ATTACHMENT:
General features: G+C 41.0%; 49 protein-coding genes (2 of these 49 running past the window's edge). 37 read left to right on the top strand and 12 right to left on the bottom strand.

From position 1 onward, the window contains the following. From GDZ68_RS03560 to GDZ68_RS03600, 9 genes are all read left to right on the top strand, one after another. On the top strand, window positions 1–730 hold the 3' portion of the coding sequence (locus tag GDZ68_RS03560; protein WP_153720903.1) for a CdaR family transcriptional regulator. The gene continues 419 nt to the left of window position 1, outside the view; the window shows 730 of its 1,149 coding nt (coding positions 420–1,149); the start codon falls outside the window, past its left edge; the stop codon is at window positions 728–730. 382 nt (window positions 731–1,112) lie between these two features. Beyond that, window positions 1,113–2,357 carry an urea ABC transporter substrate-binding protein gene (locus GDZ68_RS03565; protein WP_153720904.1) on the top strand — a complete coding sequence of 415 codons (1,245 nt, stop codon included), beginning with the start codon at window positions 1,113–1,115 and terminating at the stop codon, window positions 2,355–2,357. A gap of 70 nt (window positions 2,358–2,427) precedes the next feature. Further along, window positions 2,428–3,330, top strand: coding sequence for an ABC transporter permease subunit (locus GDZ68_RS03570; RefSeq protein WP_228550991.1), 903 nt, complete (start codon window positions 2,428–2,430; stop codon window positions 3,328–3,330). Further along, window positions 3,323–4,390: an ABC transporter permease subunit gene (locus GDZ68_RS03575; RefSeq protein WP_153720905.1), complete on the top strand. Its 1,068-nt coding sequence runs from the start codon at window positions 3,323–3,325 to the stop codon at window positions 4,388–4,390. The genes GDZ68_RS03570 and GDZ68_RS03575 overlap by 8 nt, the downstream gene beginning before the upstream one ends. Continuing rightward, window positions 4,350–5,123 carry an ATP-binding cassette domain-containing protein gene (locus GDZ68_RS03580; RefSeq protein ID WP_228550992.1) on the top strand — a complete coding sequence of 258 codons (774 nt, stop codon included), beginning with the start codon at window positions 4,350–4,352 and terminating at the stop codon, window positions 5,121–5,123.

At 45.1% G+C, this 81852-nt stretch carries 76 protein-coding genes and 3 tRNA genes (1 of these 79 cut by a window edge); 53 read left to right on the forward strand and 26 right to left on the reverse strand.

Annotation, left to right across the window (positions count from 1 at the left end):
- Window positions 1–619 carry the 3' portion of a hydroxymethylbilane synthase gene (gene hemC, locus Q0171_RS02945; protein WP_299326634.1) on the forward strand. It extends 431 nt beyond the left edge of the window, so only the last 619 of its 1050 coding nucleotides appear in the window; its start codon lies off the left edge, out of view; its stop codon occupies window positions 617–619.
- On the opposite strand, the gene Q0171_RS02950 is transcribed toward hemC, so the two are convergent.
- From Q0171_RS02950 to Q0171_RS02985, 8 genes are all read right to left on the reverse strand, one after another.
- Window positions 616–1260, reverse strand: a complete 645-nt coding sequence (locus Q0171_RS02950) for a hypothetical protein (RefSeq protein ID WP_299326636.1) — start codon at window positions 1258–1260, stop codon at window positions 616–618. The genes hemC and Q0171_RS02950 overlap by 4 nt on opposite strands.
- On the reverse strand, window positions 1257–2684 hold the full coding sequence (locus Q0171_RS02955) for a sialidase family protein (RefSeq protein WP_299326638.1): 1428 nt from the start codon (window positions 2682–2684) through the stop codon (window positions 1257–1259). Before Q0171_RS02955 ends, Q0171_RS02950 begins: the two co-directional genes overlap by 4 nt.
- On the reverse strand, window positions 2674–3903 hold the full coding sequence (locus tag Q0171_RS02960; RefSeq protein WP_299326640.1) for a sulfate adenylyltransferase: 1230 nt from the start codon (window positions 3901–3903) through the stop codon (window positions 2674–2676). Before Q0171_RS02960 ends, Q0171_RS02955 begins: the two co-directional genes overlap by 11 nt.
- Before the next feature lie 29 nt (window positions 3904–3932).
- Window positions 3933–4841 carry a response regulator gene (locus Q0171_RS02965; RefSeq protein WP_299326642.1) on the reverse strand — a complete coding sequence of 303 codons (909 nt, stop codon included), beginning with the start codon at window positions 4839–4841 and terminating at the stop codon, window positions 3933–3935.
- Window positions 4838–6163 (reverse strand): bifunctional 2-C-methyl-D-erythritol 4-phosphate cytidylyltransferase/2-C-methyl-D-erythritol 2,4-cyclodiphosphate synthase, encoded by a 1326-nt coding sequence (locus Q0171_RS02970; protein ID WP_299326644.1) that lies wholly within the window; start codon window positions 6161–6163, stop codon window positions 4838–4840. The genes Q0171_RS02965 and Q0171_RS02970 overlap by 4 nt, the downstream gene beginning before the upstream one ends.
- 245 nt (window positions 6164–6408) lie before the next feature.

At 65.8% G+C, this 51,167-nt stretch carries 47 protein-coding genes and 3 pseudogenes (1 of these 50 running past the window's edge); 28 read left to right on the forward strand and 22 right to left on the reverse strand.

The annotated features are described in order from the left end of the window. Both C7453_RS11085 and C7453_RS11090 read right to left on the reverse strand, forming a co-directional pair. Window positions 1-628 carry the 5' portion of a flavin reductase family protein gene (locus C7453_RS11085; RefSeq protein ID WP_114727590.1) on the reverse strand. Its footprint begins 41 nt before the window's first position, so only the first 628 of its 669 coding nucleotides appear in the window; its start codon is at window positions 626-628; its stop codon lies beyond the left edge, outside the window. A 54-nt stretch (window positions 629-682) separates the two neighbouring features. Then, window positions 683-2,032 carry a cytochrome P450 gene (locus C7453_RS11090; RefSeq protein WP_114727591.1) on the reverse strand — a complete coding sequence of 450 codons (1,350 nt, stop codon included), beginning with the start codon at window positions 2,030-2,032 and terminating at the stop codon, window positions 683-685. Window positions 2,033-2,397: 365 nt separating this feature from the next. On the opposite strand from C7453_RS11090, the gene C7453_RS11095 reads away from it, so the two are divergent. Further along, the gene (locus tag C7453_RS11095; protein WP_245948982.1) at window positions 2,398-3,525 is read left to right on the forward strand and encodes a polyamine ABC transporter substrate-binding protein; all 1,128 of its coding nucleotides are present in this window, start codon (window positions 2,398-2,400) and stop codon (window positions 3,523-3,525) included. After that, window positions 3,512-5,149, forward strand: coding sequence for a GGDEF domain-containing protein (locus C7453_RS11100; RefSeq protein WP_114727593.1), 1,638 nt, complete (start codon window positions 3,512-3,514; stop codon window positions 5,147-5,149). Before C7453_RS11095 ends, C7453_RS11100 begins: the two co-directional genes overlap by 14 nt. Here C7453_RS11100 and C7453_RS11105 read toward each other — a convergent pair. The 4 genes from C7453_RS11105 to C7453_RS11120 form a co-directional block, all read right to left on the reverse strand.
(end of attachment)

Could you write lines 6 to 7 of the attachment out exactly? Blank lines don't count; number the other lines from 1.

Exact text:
- On the opposite strand, the gene Q0171_RS02950 is transcribed toward hemC, so the two are convergent.
- From Q0171_RS02950 to Q0171_RS02985, 8 genes are all read right to left on the reverse strand, one after another.